California * Eastern railroad ia to
be shared between Mre. Robert E.
8trahorn and Mrs. George MoDoaald.
tbe oldeet living white woman resi
dent of Klamath county, according to
an announcement made at Klamath
Talk of a recall of members of the
county court of Polh county has been
revived. A movement of that kind
was started several weeks ago, but
sufficient number of signatures were
not secured to the petitions to bring
the matter before the voters at the
time of the regular election on No
Who it is said will retire from
Secretaryship to engage in banking.
Mexican Army Under 100.000
If General Carranza called bis entire
federal army into service against the
United States he would bare not more
than 52,000 men. This was tbe esti
mate furnished to the United States
war department at tbe time of the
Vera Cruz troubles, and there has not
been much of an increase since then.
Most of these troops were quartered
in Mexico City, Guadalajara. Tam
pico, Zacatecas. Mazatlan, Lastilal,
Guanajuato. Acapulco. Victoria. Valles
and Puebla until March of this year,
when tbe general northern movement
toward the Arizona border slowly be
When the headquarters of Carranza
were at Vera Cruz—and that was the
time the last estimate of Mexican fight
ing strength was furnished to the war
department—General Obregon had a
force of about 20,000 near Leon. Gen
eral Pablo Gonzales, at Puebla, com
manded 15)000 men. Other armies of
Carranza on tbe east and west coasts
number about 17,000. This make« a
total of 52,000 troops who are suppos
ed to be faithful to the first chief.
When General Villa’s beadquarters
were at Chihuahua—just before bis re
moval to Aguas Callentes— hta total
force numbered 40.000 men, and the
greater part of these, the war depart
ment has been informed, moved back
of Villa when be traveled north to
make bls raid at Columbus. Though
many of these guerrilla warrior* were
put to flight by General Pershing, ft to
sold that they bare gone into Carran
za camps. Before General Zapata be
gan a movement toward the east from
Mexico City be bad 10.000 men.
About 5.000 men are engaged in guer
rilla warfare In various parts of the
republic. These include Yaqul Indians
In Sonora and 3.000 men in the moun
tains of San Luis Potosi under EulaHa
Mexico's peace strength tn 1910 was
estimated at 43.969; reserved. 42,753;
total war strength. 90,742; total avail
able unorganized. 3,013,595. Mexico's
population at that time was estimated
Family Zoo Route Polios.
UNITED STAT» BKKATOH CHAMBK*LAHt.
will the question as to the ability of n
nation to raise soldiers under tbe two
systems be gone into, but also the rel
ative effectiveness of volunteer and
compulsory service troo;«. according
to an editorial in tbe Army and Navy
“The mobilization of the national
guard will also be studied by tbe war
college," says the writer, "as will other
experiences of this country in raising
volunteer troops. The volunteer sys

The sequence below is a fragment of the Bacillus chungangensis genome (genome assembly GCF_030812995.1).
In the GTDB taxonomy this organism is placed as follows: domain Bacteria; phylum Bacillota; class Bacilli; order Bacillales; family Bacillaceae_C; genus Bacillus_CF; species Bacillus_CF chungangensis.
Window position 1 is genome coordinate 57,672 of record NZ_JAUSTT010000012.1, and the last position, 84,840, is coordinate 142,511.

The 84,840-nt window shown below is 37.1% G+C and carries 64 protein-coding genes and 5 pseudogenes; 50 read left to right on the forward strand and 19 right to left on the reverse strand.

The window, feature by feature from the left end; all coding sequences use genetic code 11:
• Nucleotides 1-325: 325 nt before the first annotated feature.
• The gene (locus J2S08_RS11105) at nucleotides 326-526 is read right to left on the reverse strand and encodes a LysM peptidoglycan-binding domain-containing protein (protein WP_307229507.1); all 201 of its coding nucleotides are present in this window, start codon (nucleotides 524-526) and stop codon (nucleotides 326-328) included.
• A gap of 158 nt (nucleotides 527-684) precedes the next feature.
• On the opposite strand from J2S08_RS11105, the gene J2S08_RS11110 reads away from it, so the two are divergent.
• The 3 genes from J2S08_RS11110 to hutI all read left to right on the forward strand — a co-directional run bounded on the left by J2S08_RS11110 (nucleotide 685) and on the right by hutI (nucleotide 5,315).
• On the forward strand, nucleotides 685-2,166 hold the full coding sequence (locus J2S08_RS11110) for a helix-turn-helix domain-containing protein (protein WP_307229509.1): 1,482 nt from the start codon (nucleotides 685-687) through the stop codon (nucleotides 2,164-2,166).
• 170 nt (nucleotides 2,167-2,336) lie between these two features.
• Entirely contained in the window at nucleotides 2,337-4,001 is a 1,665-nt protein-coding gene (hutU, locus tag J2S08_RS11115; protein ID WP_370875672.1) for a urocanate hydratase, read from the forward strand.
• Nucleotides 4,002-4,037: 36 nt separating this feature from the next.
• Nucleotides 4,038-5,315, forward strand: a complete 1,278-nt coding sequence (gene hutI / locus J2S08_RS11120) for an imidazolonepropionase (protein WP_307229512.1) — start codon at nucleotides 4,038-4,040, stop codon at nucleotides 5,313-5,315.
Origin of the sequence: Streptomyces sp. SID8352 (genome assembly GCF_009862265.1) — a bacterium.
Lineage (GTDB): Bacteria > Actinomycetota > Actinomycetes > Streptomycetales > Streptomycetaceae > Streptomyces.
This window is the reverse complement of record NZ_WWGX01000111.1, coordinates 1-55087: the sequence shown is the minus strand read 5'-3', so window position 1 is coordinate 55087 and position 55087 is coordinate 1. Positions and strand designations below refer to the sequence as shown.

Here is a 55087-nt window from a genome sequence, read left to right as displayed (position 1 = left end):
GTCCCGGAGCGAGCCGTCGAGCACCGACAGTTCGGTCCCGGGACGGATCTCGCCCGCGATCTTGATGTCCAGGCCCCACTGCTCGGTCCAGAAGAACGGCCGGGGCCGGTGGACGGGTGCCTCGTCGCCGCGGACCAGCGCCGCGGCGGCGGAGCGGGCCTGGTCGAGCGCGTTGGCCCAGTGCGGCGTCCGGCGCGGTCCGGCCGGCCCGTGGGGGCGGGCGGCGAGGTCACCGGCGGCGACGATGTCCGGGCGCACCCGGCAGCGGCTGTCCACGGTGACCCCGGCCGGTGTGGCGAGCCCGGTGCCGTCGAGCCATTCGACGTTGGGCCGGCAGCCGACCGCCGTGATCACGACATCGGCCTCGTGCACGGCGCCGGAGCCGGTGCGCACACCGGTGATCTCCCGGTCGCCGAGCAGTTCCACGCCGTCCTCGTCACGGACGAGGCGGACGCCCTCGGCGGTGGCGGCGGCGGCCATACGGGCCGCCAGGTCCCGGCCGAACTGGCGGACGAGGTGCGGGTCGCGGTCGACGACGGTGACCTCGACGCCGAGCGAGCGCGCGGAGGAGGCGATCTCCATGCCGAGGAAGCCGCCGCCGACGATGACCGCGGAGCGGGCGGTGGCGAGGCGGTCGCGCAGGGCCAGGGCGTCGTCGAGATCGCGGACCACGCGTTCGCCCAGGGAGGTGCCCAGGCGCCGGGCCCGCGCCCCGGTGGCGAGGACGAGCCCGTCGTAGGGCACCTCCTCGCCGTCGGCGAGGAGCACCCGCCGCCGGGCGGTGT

tem has so many acknowledged weak
nesses from a military standpoint that
there is little question as to what the
report of the war college will be. The
report, however, will be of inestimable
value in tbe consideration of this ques
tion by congress at tbe approaching
“It Is presumed that Chairman Cham
berlain of the senate committee on mil
itary affairs will carry out bls plan of
taking up his bill In the senate com
mittee at the approaching session. Uni
versal military training will be * lire
subject when congress convenes In De
Lents Oddfellows Prosperous
Lents Oddfellows are enjoying a
period of prosperity.
Great interest ia
being shown in he lodge’s work.
ly a dozen new candidates have been
admitted for initiation and degree work
will be strenuous the remainder of the
The lodge has decided to install a hot
air heating plant for the lower floor,
at-comtnodaiing the Kenworthy Under
The officers elect for the ensuing term
are W. E. Goggins, N. G.; Wm. Ander
son. V. G.; J. W. McNeil, Becy.;
F. R. Peterson, Treaa,
Sioux City, la.—When a police raid
ing squad entered the cellar of tbe M.
Urbech reeidenee here a goat charged
ridooely and drove ths men out In
When they nought to ex
amine a pile of hay In the back yanl
for hidden liquor An angry hail routed
Breslum Has Big Fire
them: than tba family watch dog Mt
a ramtt Are
a poritemaa’s hand ' The worst fire in tbe post two years
*h*n aa attempt -waa made to slrest stroek Gresham Thursday about norek
The fine asw cannery, with all books
and records and considerable ranaed
deed aad tba anlmato were Impoaadad.
stock was destroyed. Just bow the firs
started will never be known bat it *
Millard Ave. C.E. Will futertain supposed to have caught from tbe fire.
The wind was strong from tbe east, the
On Friday evening, Dec. 8, the Chris water supply waa entirely out off and
tian Endeavor Society of tbe Milland the fire department was helpless.
Avenue Presbyterian chnrch will give an losses will run into the thousands only
entertainment in the chnrch in the in partially covered by insurance.
terest of their share in the campaign for cannery is a stock company property
millions. The program has been so ar and as prospects for its success were fine
ranged as to give a variety of every it will probably be rebuilt.
thing, including a number of typical
scotch ongs by a well known local
Evening Star Will Meet Saturday
Scotch singer, and several readings by
one of Portland’s best young elocu
The regular monthly meeting of Even
tionist's. They have also arranged for ing Star Grange will be held Saturday.
several solos and duets aa well as two Matters of business importance will be
considered. Annual election of officers
Some ot the beet talent in Portland will be held and a good program is an
has l>een secured for this entertainment nounced.
John Whalley will speak;
and a good program is in etote for every Mies Adele Barnickel will sing snd Mias
one. The program will start promptly Niblin will dieeuse “The Need of Keep
at 8 o’clock. Every one welcome.
ing Public Places Clean.”